primary immunodeficiencies

Flashcard maker : Larry Charles
what is the principal consequence of immunodeficiency?
increased susceptibility to infection. a secondary immunodeficiency is increased CA risk
what can immunodeficiencies result from?
immunodeficiencies can result from defects in: lymphocyte maturation, lymphocyte activation, and defects in effector mechanisms (innate and adaptive)
can pts with certain immunodeficiencies be at risk for autoimmunity?
yes, pts with certain immunodeficiencies have an increased risk for autoimmunity
of the (rare) primary immunodeficiencies, what is the most common?
antibody deficiency @ 50%, followed by severe combined (antibody and cell mediated) @ 20%, followed closely by phagocytic disorders @ 18%
terminal MAC complement deficiency =
neisseria meningitidis
what are the functional deficiencies and mechanism of defect with chronic granulomatus disease?
recurrent bacterial and fungal infections due to defective ROS production
what are the functional deficiencies and mechanism of defect with leukocyte adhesion deficiency 1&2?
both leukocyte adhesion deficiency 1&2 lead to recurrent bacterial & fungal infection, with LAD 1: due to decreased/absent expression of beta 2 integrins w/LAD2: due to decreased/absent expression for ligands E- / P- selectins, leading to faiure of leukocyte migration
what are the functional deficiencies and mechanism of defect with chediak-higashi syndrome?
pts w/chediak-higashi syndrome will suffer recurrent infection by pyogenic bacteria, caused by defective vesicle fusion and lysosomal function
what are the functional deficiencies and mechanism of defect with TLR signalling defects?
recurrent infection caused by defective vesicle fusion and lysosoma function
how do B and T cells deficiencies affect serum Ig levels?
B cell deficiency: serum Ig levels reduced T cell deficiency: serum Ig levels reduced or normal (but no class switching)
how do B and T cells deficiencies affect DTH rxns to common recall antigens?
B cell deficiency: normal T cell deficiency: reduced or absent
how do B and T cells deficiencies affect morphology of lymphoid tissue?
B cell deficiency: absent or reduced follicles & germinal centers T cell deficiency: usually normal follicles, there may be reduced parafollicular cortical regions
how do B and T cells deficiencies affect susceptibility to infection?
B cell deficiency: susceptibility to pyogenic bacteria, enteric bacteria, viruses, and some parasites (extracellular infections esp giardia) T cell deficiency: many viruses, atypical mycobacteria, intracellular bacteria, and fungi (intracellular infections/candia)
where is the problem with SCID?
at the differentiation step of the common lymphoid progenitor
where is the problem with X-linked agammaglobinemia?
pre-B cell maturation
where is the problem with hyper-IgM syndrome?
B cell class-switching (specifically with the CD40L)
where is the problem with digeorge?
T cell differentiation
what does a problem with class II MHC deficiency affect?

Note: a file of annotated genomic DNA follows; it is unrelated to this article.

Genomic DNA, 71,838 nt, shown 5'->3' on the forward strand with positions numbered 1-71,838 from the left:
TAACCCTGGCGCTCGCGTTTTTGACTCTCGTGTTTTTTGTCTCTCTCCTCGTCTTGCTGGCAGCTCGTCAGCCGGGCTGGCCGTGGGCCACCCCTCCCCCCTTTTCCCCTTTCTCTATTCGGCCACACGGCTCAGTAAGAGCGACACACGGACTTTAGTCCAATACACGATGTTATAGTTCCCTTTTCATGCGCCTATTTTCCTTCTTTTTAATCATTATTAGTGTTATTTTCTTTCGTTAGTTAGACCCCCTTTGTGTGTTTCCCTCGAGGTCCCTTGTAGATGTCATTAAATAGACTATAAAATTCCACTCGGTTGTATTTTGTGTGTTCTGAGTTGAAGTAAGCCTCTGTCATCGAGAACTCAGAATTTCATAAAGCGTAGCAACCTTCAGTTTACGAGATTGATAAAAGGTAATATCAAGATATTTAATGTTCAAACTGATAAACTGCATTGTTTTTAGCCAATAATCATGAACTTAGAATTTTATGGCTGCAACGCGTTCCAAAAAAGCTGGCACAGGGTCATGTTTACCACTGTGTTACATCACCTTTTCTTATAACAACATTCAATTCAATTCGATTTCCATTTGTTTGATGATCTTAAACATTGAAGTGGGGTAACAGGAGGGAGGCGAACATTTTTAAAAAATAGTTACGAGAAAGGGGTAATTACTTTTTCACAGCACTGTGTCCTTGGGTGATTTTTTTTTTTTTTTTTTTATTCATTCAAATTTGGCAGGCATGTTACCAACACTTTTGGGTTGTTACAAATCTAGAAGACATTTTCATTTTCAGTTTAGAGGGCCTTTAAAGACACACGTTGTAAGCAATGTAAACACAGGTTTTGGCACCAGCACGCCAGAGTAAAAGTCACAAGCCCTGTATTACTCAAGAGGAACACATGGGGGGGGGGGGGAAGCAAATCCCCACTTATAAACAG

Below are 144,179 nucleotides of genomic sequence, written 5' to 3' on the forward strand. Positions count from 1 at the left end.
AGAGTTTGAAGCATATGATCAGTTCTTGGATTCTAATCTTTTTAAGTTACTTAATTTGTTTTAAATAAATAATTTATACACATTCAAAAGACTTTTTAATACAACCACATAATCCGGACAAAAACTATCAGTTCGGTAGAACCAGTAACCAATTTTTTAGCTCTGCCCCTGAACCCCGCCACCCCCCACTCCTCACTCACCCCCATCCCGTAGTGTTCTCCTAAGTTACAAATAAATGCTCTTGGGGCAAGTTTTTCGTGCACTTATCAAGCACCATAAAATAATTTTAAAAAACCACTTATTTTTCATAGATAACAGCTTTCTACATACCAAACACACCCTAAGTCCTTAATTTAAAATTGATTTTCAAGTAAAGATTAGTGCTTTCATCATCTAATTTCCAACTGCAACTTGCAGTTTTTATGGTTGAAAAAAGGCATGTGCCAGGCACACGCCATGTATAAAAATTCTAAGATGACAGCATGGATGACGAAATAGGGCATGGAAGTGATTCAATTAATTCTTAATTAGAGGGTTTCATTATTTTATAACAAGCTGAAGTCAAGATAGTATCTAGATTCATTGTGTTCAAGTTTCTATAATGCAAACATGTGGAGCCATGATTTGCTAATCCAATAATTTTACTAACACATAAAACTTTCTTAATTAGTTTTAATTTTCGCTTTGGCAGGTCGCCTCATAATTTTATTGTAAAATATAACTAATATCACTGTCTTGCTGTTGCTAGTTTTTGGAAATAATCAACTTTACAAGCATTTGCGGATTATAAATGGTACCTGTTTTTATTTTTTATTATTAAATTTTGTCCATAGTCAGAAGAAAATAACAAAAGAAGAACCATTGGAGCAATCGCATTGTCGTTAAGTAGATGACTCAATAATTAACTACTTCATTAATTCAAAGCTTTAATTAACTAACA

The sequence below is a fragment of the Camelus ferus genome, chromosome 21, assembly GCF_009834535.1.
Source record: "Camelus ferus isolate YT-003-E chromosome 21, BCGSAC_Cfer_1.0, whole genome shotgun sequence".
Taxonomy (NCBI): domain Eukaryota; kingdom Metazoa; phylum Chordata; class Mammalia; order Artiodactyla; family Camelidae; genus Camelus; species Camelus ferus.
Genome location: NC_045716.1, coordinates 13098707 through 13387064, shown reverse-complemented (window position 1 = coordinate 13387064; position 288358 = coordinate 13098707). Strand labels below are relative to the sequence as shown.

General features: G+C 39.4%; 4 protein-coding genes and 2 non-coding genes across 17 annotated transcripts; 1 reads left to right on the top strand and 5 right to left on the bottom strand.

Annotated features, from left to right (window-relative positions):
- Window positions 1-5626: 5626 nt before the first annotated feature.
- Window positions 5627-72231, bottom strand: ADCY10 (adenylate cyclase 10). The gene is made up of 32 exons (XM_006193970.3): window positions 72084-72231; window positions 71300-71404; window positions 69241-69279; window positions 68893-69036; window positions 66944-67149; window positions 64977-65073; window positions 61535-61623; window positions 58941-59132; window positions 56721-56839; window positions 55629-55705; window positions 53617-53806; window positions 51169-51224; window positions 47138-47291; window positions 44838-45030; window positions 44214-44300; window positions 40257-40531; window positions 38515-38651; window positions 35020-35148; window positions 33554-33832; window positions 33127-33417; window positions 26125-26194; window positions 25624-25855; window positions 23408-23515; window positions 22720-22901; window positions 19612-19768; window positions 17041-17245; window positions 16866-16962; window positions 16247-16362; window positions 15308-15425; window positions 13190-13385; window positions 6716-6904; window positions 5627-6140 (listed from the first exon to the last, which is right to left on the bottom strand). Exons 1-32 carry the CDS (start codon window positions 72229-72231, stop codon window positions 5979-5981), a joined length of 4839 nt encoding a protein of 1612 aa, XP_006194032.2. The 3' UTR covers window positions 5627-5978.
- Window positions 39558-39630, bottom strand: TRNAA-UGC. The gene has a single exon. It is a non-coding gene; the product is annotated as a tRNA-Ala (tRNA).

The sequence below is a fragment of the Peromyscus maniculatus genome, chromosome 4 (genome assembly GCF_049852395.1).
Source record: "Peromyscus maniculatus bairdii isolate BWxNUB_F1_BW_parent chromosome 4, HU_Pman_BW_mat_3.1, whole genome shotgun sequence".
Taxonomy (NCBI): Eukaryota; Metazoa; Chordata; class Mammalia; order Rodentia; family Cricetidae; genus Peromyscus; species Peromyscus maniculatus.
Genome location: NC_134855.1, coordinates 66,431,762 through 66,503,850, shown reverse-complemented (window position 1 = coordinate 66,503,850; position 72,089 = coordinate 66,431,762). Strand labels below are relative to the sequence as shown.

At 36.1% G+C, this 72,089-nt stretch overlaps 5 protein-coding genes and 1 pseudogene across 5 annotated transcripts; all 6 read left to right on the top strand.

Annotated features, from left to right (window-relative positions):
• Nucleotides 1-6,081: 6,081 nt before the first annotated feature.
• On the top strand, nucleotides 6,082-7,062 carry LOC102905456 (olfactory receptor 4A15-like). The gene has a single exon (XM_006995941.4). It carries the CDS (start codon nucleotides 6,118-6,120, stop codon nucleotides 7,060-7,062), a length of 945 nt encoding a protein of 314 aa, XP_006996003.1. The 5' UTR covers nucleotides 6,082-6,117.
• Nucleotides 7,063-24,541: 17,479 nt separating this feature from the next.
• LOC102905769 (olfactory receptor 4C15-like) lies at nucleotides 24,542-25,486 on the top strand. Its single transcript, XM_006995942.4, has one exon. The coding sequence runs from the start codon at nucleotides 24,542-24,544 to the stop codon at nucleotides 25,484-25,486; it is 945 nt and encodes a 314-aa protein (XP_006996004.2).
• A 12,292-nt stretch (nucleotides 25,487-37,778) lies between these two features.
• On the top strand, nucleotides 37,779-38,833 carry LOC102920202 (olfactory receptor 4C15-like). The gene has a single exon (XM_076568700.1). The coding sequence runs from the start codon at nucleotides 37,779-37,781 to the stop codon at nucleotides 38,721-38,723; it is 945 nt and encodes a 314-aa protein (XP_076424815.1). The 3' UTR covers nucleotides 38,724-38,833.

CD4 cells and their interactions (class I problems just affect CD8)
what are the primary B cell deficiencies?
X-linked agammaglobulinemia, IgA deficiency, IgG subclass deficiency, hyperIgM syndrome, and common variable immunodeficiency (CVID)
what is bruton’s x-linked agammaglobulinemia? why does it happen?
an inablity of pro- pre- B cells to develop into mature B cells. it is caused by maturation being blocked after rearrangement of the heavy chain gene due to the absence of the require tyrosine kinase (btk) which is important for transducing signals from the BCR that trigger differentiation
what is the consequence of bruton’s x-linked agammaglobulinemia?
a severe depression/virtual absence of all classes of Ig and a near absence of mature B cells in the blood, bone marrow, spleen, and lymph nodes. the lymph nodes are small and NO tonsils. (*sick pt w/no signs of lymphadenopathy)
when do you see bruton’s x-linked agammaglobulinemia manifest itself? who gets it?
in males around 5-6 months of age, b/c this is when maternal antibodies start to fade out. (rare- 1:100,000)
what are clinical manifestations of bruton’s x-linked agammaglobulinemia? what are common causative BACTERIAL organisms?
otitis media, bronchitis, septicemia, pneumonia, arthritis, meningitis, dermatitis usually caused bacteria-wise by hemophilus influenzae, streptococcus pneumoniae, staphylococcus aureus, streptococcus pyogenes (extracellular bacteria w/polysaccharide capsules -> pyogenic bacteria)
what are common causative VIRAL organisms of infections in pts w/bruton’s x-linked agammaglobulinemia?
enteroviruses (echoviruses, polioviruses, and coxsackieviruses) – these viruses infect the GI and disseminate to the nervous tissue via blood
what is a common causative PROTOZOAL organism of infection in pts w/bruton’s x-linked agammaglobulinemia? why?
giardia lamblia b/c resistance is mediated by IgA , however most viral/protozoal, and fungal diseases are handled normally due to intact T cell mediated immunity
what the accepted treatment for bruton’s x-linked agammaglobulinemia? what is the prognosis for pt’s afflicted w/it?